As a last resort we stopped into White’s Drug Store deciding on baby socks. Because the florist shops were closed, Mike gathered wild flowers from along the winding road as we walked up to Fort Hill Cemetery.

Fort Hill is one of the most beautiful places I’ve visited.  From that quiet, grassy place you can see Montauk Pond, the Long Island Sound and the Atlantic Ocean.  There’s a meandering trail with scenic vistas and teak benches which are perfect for long, thoughtful rests as the sun sets.  There’s usually a soft sea breeze blowing across the top of the hill, too, taking the edge off the heat and humidity on hot summer days.

Sitting beside my Dad’s grave, Mike and I spent an hour praying to God and talking to each other about the baby we never held.  It was a surprisingly, unexpectedly healing time for us. I didn’t know what to say at first but sometimes silence suffices.

Here we are one month later.  Physically I’m healed.  Emotionally, I’m tender.  Spiritually, I have questions.  See, I had hoped that after my previous foray into writing about our miscarriage I’d be able to dam up my emotions and move forward with veiled references to loss and heartache.  But I’m learning that God has more for us than that: He is calling us to live authentically with loss.  We will have many opportunities in the years to come to celebrate with others while taking our broken hearts to Jesus.  We will live with the reality of lost dreams in a way I never imagined, marking milestones by someone else’s precious baby.

Constant Conversation

While riding the F subway home last night, I read the evening devotional from Charles Spurgeon’s classic devotional Morning and Evening. One of my dear friends, Beth, sent it to me a few years ago, and I recently downloaded it for FREE on the Kindle app for my iPad. (Did you know that there are a TON of FREE books for the Kindle and for the iPad Kindle app? I’m reading all kinds of classics on the train! Thanks Amazon!)

I stumbled over this last line from the January 12 reading:

[Silent] children are an affliction to their parents. Lord, unloose all Thy children’s tongues.    – Charles Spurgeon

That got me thinking, reflecting, and meditating as the train arrived at my subway stop and I filed out of the train into the old station. Climbing the stairs and thinking about this quote, I emerged from underground and discovered a crisp, beautiful, snow-covered world. Few people were out at our normally busy intersection where Prospect Park meets Park Slope and Windsor Terrace.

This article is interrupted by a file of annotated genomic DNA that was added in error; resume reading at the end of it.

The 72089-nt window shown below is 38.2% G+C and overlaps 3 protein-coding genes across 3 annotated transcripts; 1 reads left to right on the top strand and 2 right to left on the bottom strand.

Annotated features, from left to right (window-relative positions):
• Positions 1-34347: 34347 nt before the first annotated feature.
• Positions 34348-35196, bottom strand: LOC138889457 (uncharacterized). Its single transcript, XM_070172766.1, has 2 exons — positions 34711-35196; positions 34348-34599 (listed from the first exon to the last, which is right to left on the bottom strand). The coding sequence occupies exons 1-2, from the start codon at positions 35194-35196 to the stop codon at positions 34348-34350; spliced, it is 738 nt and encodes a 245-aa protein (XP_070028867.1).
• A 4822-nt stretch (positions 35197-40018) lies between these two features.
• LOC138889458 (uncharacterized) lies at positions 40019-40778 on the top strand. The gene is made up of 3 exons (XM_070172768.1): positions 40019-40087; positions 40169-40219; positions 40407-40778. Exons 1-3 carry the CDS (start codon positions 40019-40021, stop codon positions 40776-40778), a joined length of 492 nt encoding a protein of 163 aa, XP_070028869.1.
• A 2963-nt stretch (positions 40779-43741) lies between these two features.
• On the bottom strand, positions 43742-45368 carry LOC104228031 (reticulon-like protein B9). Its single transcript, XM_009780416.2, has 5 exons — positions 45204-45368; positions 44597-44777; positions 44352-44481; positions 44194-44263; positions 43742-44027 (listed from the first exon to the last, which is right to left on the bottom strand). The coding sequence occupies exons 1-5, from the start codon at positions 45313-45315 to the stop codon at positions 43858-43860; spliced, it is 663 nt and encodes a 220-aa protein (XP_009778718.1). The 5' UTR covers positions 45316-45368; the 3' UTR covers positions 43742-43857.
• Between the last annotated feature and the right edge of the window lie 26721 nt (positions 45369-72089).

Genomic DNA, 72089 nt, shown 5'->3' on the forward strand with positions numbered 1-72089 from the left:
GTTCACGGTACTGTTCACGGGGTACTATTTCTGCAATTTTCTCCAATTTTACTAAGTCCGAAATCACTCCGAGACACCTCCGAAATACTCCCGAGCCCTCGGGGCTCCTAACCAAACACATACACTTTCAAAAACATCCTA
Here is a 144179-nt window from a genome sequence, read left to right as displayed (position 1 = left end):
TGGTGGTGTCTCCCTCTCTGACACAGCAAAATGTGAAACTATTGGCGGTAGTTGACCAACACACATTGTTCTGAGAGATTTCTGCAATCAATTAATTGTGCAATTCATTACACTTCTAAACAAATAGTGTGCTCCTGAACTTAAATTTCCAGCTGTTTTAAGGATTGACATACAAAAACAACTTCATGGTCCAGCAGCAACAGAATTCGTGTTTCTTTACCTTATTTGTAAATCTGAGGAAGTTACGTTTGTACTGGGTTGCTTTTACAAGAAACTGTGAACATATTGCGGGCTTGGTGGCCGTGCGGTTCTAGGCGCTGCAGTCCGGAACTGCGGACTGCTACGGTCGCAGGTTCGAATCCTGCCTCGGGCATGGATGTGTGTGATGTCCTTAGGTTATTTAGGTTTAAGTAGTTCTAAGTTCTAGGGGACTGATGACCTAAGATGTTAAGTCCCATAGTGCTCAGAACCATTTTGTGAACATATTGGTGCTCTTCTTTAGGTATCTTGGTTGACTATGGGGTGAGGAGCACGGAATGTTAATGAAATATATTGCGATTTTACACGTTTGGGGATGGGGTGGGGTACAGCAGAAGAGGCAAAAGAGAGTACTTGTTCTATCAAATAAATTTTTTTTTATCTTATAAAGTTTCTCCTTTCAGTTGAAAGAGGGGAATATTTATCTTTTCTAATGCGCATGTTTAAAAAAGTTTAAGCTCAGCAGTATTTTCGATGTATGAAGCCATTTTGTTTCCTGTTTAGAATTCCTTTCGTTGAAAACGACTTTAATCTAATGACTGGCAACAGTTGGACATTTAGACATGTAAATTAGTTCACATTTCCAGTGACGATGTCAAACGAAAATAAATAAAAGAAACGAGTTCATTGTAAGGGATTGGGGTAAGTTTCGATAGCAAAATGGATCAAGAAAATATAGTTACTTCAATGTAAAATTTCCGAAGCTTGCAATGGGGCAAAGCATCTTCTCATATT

I walked by the movie theatre and thought about parenting. I’m not a parent, but one friend shared with me how difficult it is for her to get her daughter to open up to talk about her day. Another friend confided to a group of us that his son is silent and full of anger, making the home reverberate with tension when he returns from school.

These parents long to talk with their children. They want to hear from them, listen to stories, share memories, interact together and build a relationship. But their children are silent. These children offer very little by way of communication.

Writing “communication” brings to mind words like “community,” “communion,” “unity.” What wonderful longings we have! And how hard for these parents to feel so separated from their children; the children they love, provide for and protect.

Then I began to understand what Spurgeon was saying. How like a silent, morose child I have been when I rush through or forget to pray! What delight it must bring my Heavenly Father when I talk with Him throughout the day, sharing insights, hurts, embarrassments, observations, and asking questions and for forgiveness! The communion, the unity, the community with God comes from our communication with Him!

Now verses like Ephesians 6.18, Luke 18.1, Colossians 1.3, Colossians 4.2 and the more succinct 1 Thessalonians 5.17 “pray without ceasing,” seem like encouragement from a loving parent to communicate about even the mundane in life, and certainly the big issues.

Yes Lord, unloose all thy children’s tongues!

A Special Day

photo by Franco Bouly

May 6 is a special day. On this day in 2007 Mike Evers wrote on my facebook wall, kicking off a 10-month, whirlwind, international romance resulting in our marriage two years ago.  And here we are today.